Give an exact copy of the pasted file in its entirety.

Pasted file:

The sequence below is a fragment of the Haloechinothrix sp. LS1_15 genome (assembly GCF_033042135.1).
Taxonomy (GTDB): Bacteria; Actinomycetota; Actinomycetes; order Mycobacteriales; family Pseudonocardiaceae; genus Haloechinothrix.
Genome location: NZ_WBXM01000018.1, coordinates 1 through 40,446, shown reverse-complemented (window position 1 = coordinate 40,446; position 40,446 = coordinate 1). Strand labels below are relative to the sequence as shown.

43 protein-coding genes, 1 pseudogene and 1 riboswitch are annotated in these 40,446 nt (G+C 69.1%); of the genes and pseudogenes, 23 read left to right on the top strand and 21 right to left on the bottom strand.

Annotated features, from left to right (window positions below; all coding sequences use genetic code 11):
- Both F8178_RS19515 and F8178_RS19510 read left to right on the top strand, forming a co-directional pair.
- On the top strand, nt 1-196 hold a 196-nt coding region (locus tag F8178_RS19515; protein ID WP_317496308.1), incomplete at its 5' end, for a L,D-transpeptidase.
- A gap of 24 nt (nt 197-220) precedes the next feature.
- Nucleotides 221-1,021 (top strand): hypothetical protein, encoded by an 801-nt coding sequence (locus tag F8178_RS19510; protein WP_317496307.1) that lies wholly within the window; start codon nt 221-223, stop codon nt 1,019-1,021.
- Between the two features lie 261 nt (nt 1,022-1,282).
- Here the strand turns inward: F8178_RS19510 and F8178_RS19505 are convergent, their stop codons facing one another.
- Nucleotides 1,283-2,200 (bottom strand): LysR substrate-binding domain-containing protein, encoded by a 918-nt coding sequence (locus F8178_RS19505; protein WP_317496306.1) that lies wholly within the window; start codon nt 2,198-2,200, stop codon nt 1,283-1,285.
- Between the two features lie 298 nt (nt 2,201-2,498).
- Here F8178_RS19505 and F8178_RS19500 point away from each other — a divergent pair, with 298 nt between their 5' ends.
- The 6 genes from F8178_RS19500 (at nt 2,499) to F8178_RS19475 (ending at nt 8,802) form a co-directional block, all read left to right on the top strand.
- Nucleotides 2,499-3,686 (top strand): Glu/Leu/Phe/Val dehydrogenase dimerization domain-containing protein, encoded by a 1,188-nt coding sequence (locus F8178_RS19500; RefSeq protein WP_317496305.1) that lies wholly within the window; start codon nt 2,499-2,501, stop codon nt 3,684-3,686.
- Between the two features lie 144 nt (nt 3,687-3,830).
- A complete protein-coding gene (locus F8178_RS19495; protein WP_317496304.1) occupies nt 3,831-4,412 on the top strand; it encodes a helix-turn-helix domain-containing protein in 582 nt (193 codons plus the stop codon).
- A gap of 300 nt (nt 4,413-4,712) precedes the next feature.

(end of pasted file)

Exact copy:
The sequence below is a fragment of the Haloechinothrix sp. LS1_15 genome (assembly GCF_033042135.1).
Taxonomy (GTDB): Bacteria; Actinomycetota; Actinomycetes; order Mycobacteriales; family Pseudonocardiaceae; genus Haloechinothrix.
Genome location: NZ_WBXM01000018.1, coordinates 1 through 40,446, shown reverse-complemented (window position 1 = coordinate 40,446; position 40,446 = coordinate 1). Strand labels below are relative to the sequence as shown.

43 protein-coding genes, 1 pseudogene and 1 riboswitch are annotated in these 40,446 nt (G+C 69.1%); of the genes and pseudogenes, 23 read left to right on the top strand and 21 right to left on the bottom strand.

Annotated features, from left to right (window positions below; all coding sequences use genetic code 11):
- Both F8178_RS19515 and F8178_RS19510 read left to right on the top strand, forming a co-directional pair.
- On the top strand, nt 1-196 hold a 196-nt coding region (locus tag F8178_RS19515; protein ID WP_317496308.1), incomplete at its 5' end, for a L,D-transpeptidase.
- A gap of 24 nt (nt 197-220) precedes the next feature.
- Nucleotides 221-1,021 (top strand): hypothetical protein, encoded by an 801-nt coding sequence (locus tag F8178_RS19510; protein WP_317496307.1) that lies wholly within the window; start codon nt 221-223, stop codon nt 1,019-1,021.
- Between the two features lie 261 nt (nt 1,022-1,282).
- Here the strand turns inward: F8178_RS19510 and F8178_RS19505 are convergent, their stop codons facing one another.
- Nucleotides 1,283-2,200 (bottom strand): LysR substrate-binding domain-containing protein, encoded by a 918-nt coding sequence (locus F8178_RS19505; protein WP_317496306.1) that lies wholly within the window; start codon nt 2,198-2,200, stop codon nt 1,283-1,285.
- Between the two features lie 298 nt (nt 2,201-2,498).
- Here F8178_RS19505 and F8178_RS19500 point away from each other — a divergent pair, with 298 nt between their 5' ends.
- The 6 genes from F8178_RS19500 (at nt 2,499) to F8178_RS19475 (ending at nt 8,802) form a co-directional block, all read left to right on the top strand.
- Nucleotides 2,499-3,686 (top strand): Glu/Leu/Phe/Val dehydrogenase dimerization domain-containing protein, encoded by a 1,188-nt coding sequence (locus F8178_RS19500; RefSeq protein WP_317496305.1) that lies wholly within the window; start codon nt 2,499-2,501, stop codon nt 3,684-3,686.
- Between the two features lie 144 nt (nt 3,687-3,830).
- A complete protein-coding gene (locus F8178_RS19495; protein WP_317496304.1) occupies nt 3,831-4,412 on the top strand; it encodes a helix-turn-helix domain-containing protein in 582 nt (193 codons plus the stop codon).
- A gap of 300 nt (nt 4,413-4,712) precedes the next feature.